Why Meditate?

Why Meditate?

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No happiness surpasses peace of mind.

Buddhist Proverb

Human endeavor all down the ages has sought to improve our quality of life, whether it be in the medical, technological or social spectrums. We have possibly come as far as we can in overcoming the problems solvable by material solutions. The problems that remain 6 unsolved in spite of our material progress alert us to the fact that we need alternative strategies if we are to attain the true quality of life in our world.

Often we forget that behind every problem is a human face, and humans are more than just automatons governed by technological knowhow-humans have emotions, intentions and minds. If we are to elevate our quality of life, we have to upgrade our quality of mind alongside our material standard of living.

In answer to the question ‘Why Meditate?’ the obvious importance of meditation is that it serves as the most direct and practical means to upgrade the spiritual quality of our lives. Meditation serves as a way to integrate spiritual well-being in step with our material well-being.

Some people are attracted to meditation as a means to solve health problems. Several ‘modern-day’ illnesses that present complications for western medicine, such as stress, depression and insomnia can be improved by meditation which helps to re-balance body and mind. Meditation has also been scientifically proven to assist in the speedy recovery from illness.

It is only a minority who meditate as a result of their problems. Most meditate because they want to improve or enrich themselves, their personality or their lifestyle in the spiritual dimension. To this end, meditation can enhance one’s potential for study, sporting performance, self-confidence and decision-making.

Beyond this are those who meditate with a deeper spiritual vocation to learn more about themselves or to explore the ‘eternal questions’ of life and the world.

Meditation: not so difficult, but not too easy either.

Meditation is not so difficult to learn because it builds on skill and abilities which we already have. Meditation is already something we do in our everyday life, allowing us to focus on the task in hand—but the depth of meditation is superficial because our mind is cluttered by thoughts. By developing our meditation formally, we can free our mind of unwanted thoughts, allowing the mind to come to a standstill–at which point the depth of concentration is increased.

The difficulty of meditation is that we have to do it by our own efforts—no one else can do it for us. Furthermore, one will never become skilled just by talking or reading about it. Expertise comes only by doing it. Thus, we have to rely on our own self-discipline to integrate meditation into our life as a daily practice. Moreover, progress in meditation is gradual. Reversing the mental habits of a lifetime doesn’t happen overnight. Consistent diligence is rewarded by success in the long-term. In our modern world of ‘instant gratification’, sometimes we have to engage a new level of patience in order to adapt ourselves to the pace of meditation progress—so be warned!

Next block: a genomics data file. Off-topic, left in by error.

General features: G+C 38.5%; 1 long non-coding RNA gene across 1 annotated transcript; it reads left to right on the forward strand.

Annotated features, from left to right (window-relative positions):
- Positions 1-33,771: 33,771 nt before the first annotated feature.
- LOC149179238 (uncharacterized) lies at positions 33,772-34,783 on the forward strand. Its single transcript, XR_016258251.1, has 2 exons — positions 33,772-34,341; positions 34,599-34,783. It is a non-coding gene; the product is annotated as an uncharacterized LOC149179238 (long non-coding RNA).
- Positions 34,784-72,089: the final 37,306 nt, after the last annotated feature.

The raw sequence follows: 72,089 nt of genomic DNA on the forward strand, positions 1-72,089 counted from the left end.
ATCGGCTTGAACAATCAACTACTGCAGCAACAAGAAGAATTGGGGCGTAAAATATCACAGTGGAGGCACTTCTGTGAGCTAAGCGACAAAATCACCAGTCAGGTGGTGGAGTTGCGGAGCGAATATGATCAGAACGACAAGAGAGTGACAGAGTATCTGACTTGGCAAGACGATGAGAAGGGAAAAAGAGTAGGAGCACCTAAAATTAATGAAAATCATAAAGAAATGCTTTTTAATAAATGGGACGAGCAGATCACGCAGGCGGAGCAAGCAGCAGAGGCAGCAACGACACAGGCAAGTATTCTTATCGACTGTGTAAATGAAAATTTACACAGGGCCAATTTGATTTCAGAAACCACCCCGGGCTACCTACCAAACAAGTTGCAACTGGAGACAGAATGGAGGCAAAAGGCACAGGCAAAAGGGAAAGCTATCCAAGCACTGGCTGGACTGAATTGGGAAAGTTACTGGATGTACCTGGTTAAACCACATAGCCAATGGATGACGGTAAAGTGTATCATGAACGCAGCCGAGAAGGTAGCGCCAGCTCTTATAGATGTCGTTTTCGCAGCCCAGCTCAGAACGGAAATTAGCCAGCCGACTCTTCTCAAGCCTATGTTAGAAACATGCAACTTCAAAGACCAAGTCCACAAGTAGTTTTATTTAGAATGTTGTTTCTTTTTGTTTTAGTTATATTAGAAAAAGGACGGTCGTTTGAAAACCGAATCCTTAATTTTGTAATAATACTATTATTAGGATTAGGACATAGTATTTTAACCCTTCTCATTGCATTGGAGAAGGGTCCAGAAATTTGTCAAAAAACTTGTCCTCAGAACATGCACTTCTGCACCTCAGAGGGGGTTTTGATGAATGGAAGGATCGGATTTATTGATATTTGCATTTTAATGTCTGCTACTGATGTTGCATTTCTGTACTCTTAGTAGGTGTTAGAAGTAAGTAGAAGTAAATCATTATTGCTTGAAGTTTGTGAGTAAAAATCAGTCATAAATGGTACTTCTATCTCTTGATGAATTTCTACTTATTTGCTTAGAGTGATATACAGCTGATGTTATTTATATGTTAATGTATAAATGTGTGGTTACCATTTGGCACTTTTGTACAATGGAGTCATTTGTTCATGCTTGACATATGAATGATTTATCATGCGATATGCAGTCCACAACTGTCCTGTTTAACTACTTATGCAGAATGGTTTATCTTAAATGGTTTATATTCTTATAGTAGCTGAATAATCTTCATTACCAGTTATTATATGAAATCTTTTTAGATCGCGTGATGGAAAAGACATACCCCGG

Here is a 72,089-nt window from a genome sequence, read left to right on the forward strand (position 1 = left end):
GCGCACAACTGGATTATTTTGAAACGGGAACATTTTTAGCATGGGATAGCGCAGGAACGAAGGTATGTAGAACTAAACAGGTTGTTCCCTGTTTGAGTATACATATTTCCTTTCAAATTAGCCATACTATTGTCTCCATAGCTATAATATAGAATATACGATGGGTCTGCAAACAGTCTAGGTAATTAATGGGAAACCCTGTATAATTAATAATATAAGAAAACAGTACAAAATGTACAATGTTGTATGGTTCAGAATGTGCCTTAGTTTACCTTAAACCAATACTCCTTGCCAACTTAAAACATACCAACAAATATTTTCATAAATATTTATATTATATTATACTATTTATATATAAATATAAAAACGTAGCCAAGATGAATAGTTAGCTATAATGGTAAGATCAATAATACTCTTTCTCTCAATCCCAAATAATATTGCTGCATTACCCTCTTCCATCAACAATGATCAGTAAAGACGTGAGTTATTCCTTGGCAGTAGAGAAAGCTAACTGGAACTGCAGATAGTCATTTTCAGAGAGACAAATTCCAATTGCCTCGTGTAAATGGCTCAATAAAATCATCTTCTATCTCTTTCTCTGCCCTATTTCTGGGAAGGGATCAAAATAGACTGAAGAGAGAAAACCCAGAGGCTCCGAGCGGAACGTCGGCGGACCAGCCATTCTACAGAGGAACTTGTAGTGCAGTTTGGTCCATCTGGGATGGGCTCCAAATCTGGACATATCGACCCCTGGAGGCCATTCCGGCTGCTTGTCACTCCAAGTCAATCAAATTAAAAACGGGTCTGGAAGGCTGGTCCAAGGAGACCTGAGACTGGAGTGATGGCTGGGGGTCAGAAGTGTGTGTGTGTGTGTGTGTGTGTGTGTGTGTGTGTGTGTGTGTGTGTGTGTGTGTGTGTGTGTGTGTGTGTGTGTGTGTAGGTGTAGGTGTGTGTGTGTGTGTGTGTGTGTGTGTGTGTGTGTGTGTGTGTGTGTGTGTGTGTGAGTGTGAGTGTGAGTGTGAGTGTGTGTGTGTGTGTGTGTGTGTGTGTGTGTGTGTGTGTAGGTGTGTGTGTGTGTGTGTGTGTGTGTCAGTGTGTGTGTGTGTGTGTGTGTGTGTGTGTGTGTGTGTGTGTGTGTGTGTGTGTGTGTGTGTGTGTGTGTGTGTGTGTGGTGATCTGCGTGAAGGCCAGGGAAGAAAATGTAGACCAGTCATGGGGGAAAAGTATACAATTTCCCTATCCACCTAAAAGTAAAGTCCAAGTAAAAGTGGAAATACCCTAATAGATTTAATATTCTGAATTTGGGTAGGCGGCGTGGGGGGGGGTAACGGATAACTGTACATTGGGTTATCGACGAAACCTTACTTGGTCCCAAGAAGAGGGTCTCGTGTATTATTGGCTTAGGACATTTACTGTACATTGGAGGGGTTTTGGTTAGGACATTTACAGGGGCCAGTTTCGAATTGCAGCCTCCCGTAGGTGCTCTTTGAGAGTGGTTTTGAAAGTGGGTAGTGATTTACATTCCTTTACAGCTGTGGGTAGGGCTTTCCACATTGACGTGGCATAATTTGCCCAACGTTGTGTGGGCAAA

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Why Meditate?

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Step by step guided meditation | Middle Way Meditation

Step by step guided meditation | Middle Way Meditation

Meditation guide by Robert Mawson

Part 01: Relaxation

This is the introduction to the middle way meditation which we will split it into two parts. The first part will be body and mind relaxation and the second part will be the visualization part which we will release in the following week.

Robert Mawson will guide you through the process of body relaxation and mental relaxation to the completeness of total silence and a peaceful mind. Please come back for Part 02: Visualization, as it is a very important part in the middle way meditation practice. 

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Guided meditation on the middle way meditation

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This guided meditation by B.T. Bhikkhu on the middle way meditation technique will guide you through the relaxation of mind and body to complete mental relaxation and a peaceful mind.

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Top 10 Health and Fitness Tips from Buddha

Top 10 Health and Fitness Tips from Buddha

Close your eyes and picture Buddha. Are you thinking of a fat bald guy with droopy earlobes and a goofy smile? This is the image that has been popularized by little statues and restaurant murals around the world, but it is far from the reality.

Born to the prosperous rulers of the Shakya Clan in the 6th Century BC, the man who would become Buddha was a prince named Siddhartha who stayed in top physical shape in the luxurious confines of his family’s palace. Outside of the palace walls, he fasted and ate only when it was necessary for his survival. We’ve assembled the top 10 health and fitness tips from Buddha, and none of them justify an endlessly expanding waistline, sorry!

1. Clean Diet

In following the First Precept of the Five Moral Precepts, many Buddhists choose Vegetarian or Vegan diets because they do not believe in killing animals for food.  Buddha recommended following a diet consisting of fresh fruits, nuts, and vegetables. It is also important to consume lean protein, healthy carbs, vitamins, minerals, and fats.